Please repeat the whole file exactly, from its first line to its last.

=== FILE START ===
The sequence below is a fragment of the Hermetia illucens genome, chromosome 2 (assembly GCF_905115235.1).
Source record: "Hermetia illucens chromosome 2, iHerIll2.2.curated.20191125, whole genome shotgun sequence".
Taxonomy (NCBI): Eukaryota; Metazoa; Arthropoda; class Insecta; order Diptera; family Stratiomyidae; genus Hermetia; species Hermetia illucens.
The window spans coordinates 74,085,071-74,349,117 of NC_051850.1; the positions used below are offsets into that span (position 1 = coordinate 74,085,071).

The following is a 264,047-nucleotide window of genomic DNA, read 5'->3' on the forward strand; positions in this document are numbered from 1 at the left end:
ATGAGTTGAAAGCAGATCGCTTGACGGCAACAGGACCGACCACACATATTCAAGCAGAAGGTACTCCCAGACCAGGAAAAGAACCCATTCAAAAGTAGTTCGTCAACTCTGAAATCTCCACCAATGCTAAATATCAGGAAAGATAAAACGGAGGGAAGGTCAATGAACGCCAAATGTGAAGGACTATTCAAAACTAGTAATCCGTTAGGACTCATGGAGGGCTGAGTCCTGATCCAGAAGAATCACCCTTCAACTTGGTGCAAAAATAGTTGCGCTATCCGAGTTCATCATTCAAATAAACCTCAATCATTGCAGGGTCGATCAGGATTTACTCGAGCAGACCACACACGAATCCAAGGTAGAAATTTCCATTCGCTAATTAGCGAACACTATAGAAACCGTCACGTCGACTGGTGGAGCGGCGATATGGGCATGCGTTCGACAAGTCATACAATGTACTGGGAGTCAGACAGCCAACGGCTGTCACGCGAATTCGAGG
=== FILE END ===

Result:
The sequence below is a fragment of the Hermetia illucens genome, chromosome 2 (assembly GCF_905115235.1).
Source record: "Hermetia illucens chromosome 2, iHerIll2.2.curated.20191125, whole genome shotgun sequence".
Taxonomy (NCBI): Eukaryota; Metazoa; Arthropoda; class Insecta; order Diptera; family Stratiomyidae; genus Hermetia; species Hermetia illucens.
The window spans coordinates 74,085,071-74,349,117 of NC_051850.1; the positions used below are offsets into that span (position 1 = coordinate 74,085,071).

The following is a 264,047-nucleotide window of genomic DNA, read 5'->3' on the forward strand; positions in this document are numbered from 1 at the left end:
ATGAGTTGAAAGCAGATCGCTTGACGGCAACAGGACCGACCACACATATTCAAGCAGAAGGTACTCCCAGACCAGGAAAAGAACCCATTCAAAAGTAGTTCGTCAACTCTGAAATCTCCACCAATGCTAAATATCAGGAAAGATAAAACGGAGGGAAGGTCAATGAACGCCAAATGTGAAGGACTATTCAAAACTAGTAATCCGTTAGGACTCATGGAGGGCTGAGTCCTGATCCAGAAGAATCACCCTTCAACTTGGTGCAAAAATAGTTGCGCTATCCGAGTTCATCATTCAAATAAACCTCAATCATTGCAGGGTCGATCAGGATTTACTCGAGCAGACCACACACGAATCCAAGGTAGAAATTTCCATTCGCTAATTAGCGAACACTATAGAAACCGTCACGTCGACTGGTGGAGCGGCGATATGGGCATGCGTTCGACAAGTCATACAATGTACTGGGAGTCAGACAGCCAACGGCTGTCACGCGAATTCGAGG